The front cover of my book carries a photograph of one of the Wolf Conservation Center's Mexican she-wolves (also known as a loba) in full howl. The poems in the pages are not only such a call to the wild, but also a call for rewilding. The cover price (£8) of each copy I sell, includes a 25% donation to the work of the Wolf Conservation Center.

Here's a video from the Center of one of their gorgeous Mexican wolves and a 'wolf bird' raven - looking for all the world like one of Aesop's fables.

To find more about my La Loba, check out my book page here: .https://www.susantaylor.co.uk/books

All in all, I'm proud to say that we've raised £295 for the Mexican wolves in the first six months of the life of this new poetry book of mine.


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Beyond ideas of wrongdoing and rightdoing,

there is a field. I will meet you there. Jalaluddin Rumi


I had a favourite t shirt with this Rumi quote printed on it. This was one of my favourite garments and I wore it until the letters faded so much they were indecipherable and my shirt was raggedy. Here's my poem, 'The Four Fields', which I wrote on a day of trial and tribulation.

The Four Fields

On a spring evening I find four fields in my heart. I walk into the first field


it is called Jeopardy. Then I walk on into a field of sadness.


This one draws me across in an irrevocable line into the third


where the sun is setting. A voice in here says this is The End.


But I see a fourth gate wide open with you standing beside it.


This is the field beyond wrongdoing and rightdoing where we meet.

There are two reasons I'm prompted to write a post about this poem. The first is that it has just appeared as an Easter guest poem on the Acumen poetry website. This is a considerable honour.

The second reason is because it was almost accepted, previously, by another magazine editor, but that time I was asked to say something about what's behind the poem's mystery. This I decided not to do, so no publication happened for it that day.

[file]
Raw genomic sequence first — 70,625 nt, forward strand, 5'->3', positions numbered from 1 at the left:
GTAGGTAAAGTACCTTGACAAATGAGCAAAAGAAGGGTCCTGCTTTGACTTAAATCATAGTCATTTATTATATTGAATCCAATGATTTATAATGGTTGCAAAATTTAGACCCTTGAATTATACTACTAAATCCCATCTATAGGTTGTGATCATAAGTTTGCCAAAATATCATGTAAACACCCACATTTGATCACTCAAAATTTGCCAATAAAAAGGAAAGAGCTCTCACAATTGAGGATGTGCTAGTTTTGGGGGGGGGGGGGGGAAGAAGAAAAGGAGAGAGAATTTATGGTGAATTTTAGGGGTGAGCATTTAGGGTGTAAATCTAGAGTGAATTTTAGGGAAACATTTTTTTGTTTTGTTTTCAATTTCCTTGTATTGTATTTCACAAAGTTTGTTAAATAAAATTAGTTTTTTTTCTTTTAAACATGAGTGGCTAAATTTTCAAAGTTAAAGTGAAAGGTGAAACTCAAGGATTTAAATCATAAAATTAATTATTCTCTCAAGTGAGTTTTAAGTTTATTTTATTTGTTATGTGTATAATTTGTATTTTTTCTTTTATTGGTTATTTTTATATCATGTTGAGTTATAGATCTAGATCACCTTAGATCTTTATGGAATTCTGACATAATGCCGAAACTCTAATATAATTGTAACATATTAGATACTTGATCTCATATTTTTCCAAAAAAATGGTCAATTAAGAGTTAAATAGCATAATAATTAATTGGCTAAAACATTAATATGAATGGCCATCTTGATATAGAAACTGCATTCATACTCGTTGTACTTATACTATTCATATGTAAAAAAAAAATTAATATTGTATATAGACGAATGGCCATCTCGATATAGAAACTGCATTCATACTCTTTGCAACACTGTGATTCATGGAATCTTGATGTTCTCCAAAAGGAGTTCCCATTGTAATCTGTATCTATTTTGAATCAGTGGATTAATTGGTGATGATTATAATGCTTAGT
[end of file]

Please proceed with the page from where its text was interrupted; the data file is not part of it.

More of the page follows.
Needless to say, I wasn't asked to explain the poem by Patricia Oxley, Acumen's sensitive and perceptive editor. However, .I wonder if people do find this one too mysterious and, also, if I can I rise to the challenge of saying at least a little about it? It may be useful to bear in mind, when reading this poem, that we do all have four fields, or chambers, within the heart and that in some very challenging time, we may need to encounter our deepest emotions in a stage by stage process. On the occasion of this poem, I found it useful to consider my changing approach to a thorny dilemma as journeying through these different parts of my heart and, consequently, give myself time and space to consider the full weight of the situation I was in. This is one of those unusual poems that came complete in its first draft. It never demanded any word to be altered, or any phrase to be rephrased. On the simplicity of its surface, it's literally an accurate poem, about walking (albeit trespassing) across four of the beautiful meadows which surround my home. This isn't my usual practise, but this was no ordinary day and I was in the mood for a transgression of sorts. We all have those days when we just need to get out of the house and walk somewhere absolutely peaceful. We are very lucky if Rumi happens to be about out there to step into the heart, hence, into the final three lines of a poem!

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How do poems start as fledgings and where do they go when they fly the nest?

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La Loba

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Trade Winds